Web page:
PvE encrypts the attestation key with PSK and stores on the platform for future use. Since EPID groups are categorized according to TCB levels, EPID signature can thus be user to represent both platform’s SGX genuineness and its TCB level.
Generally speaking, the goal of Remote Attestation is for a Hardware entity or a combination of Hardware and Software to gain the trust of a remote service provider, such that the service provider can confidently provide the client with the secrets requested. With Intel SGX, Remote Attestation software includes the application’s enclave, and the Intel-provided Quoting Enclave (QE) and Provisioning Enclave (PvE). The attestation Hardware is the Intel SGX enabled CPU. Remote attestation provides verification for three things: the application’s identity, its intactness (that it has not been tampered with), and that it is running securely within an enclave on an Intel SGX enabled platform.
Sigma is a protocol that includes a Diffie-Hellman key exchange, but also addresses the weaknesses of DH. The protocol Intel SGX uses differs from the regular Sigma protocol in that the Intel SGX platform uses Intel EPID to authenticate while the service provider uses Public Key Infrastructure (in regular Sigma, both parties use PKI). Finally, the Key Exchange libraries require the service provider to use an ECDSA, not an RSA, key pair in the authentication portion of the protocol and the libraries use ECDH for the actual key exchange.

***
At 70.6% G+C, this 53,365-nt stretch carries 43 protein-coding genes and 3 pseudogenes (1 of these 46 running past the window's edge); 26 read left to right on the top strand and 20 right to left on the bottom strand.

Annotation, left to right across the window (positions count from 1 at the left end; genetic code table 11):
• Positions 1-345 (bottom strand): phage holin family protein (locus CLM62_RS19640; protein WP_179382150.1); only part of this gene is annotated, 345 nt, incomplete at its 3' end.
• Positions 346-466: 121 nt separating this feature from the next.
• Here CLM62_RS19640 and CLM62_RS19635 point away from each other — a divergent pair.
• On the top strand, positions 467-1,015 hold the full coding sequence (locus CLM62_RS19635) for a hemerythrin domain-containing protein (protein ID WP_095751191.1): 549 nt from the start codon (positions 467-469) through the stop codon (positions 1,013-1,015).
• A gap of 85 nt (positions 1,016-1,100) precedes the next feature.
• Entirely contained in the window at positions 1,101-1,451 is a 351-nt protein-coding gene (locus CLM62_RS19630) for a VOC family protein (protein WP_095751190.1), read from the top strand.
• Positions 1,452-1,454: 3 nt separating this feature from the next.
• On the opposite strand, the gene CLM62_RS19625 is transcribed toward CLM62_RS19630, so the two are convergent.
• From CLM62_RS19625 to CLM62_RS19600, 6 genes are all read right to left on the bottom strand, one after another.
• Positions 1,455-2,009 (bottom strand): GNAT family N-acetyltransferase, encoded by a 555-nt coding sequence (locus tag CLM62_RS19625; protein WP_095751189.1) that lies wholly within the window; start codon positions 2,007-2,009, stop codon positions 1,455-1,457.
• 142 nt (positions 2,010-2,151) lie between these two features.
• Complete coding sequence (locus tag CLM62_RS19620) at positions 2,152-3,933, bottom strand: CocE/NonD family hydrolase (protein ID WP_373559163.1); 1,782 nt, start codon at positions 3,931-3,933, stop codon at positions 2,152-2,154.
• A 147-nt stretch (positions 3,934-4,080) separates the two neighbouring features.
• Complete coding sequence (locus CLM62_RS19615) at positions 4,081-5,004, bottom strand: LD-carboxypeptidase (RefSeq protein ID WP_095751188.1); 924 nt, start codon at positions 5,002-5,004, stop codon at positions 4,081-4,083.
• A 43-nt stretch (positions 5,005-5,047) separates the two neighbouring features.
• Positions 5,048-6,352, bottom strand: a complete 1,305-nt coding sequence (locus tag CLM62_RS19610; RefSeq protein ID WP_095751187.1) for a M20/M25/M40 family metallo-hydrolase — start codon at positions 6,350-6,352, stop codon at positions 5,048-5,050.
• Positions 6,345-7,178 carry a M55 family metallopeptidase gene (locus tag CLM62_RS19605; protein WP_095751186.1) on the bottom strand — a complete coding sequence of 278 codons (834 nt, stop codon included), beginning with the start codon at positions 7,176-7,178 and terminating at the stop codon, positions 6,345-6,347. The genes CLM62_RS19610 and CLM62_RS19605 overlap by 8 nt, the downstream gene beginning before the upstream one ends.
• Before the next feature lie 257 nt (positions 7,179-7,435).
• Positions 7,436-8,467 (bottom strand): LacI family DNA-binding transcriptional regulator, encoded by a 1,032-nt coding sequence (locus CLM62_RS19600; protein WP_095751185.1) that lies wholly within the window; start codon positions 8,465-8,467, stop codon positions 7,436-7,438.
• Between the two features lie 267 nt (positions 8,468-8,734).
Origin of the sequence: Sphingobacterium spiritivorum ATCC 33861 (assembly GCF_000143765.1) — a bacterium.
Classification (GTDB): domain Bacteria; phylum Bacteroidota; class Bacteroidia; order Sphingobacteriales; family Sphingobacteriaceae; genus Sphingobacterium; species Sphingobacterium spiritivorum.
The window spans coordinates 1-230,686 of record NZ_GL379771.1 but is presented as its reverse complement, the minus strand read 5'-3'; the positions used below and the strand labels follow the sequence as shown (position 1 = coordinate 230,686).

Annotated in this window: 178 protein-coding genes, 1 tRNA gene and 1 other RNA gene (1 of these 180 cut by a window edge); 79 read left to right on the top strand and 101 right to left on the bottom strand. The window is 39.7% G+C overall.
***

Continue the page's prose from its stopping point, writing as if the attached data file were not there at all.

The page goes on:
As a result of this exchange between the client and the service provider, a shared key between the enclave and the challenger is produced that can be used for encrypting secrets that are to be provisioned in the enclave. Once inside the enclave, these secrets could then be decrypted by the application.
Diffie-Hellman Key Exchange (DHKE)
A method for exchanging keys over a public channel without leaking the actual key to other listeners. The cryptographic algorithm is explained here.
Intel Enhanced Privacy ID (EPID)
It is an extension to an existing Direct Anonymous Attestation (DAA) scheme with some additions, for example the use of SigRL (Signature Revocation List). EPID enables signing objects without leaving a trace that can be uniquely backtracked to the signer, making the signing process anonymous. This is done by dividing signers to groups (also known as EPID groups), based on their processor type. This way they create signatures with their own secret keys, but the signatures can be verified only with the public key of the group they belong to, making it possible to check that the signer belongs to the right group, but impossible to uniquely identify the signer.
SGX facilitates three types of Revocation Lists (RLs): Group-RL which holds all revoked EPID groups, Priv-RL listing all revoked private-keys of the same EPID group, and Sig-RL that lists tuples of a basename and its corresponding signature of all revoked members in the same EPID group.
Trusted Computing Base (TCB)